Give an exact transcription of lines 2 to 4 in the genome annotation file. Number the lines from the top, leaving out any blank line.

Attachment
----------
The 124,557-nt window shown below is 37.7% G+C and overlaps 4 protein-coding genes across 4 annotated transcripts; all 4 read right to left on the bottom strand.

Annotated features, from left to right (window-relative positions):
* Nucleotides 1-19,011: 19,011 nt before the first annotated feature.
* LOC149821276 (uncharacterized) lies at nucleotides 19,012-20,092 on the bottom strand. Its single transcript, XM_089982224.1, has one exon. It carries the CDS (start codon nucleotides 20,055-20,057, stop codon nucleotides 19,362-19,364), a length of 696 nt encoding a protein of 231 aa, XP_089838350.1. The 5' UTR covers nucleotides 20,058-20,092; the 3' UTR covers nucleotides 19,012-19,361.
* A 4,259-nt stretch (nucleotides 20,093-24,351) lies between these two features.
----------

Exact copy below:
Annotated features, from left to right (window-relative positions):
* Nucleotides 1-19,011: 19,011 nt before the first annotated feature.
* LOC149821276 (uncharacterized) lies at nucleotides 19,012-20,092 on the bottom strand. Its single transcript, XM_089982224.1, has one exon. It carries the CDS (start codon nucleotides 20,055-20,057, stop codon nucleotides 19,362-19,364), a length of 696 nt encoding a protein of 231 aa, XP_089838350.1. The 5' UTR covers nucleotides 20,058-20,092; the 3' UTR covers nucleotides 19,012-19,361.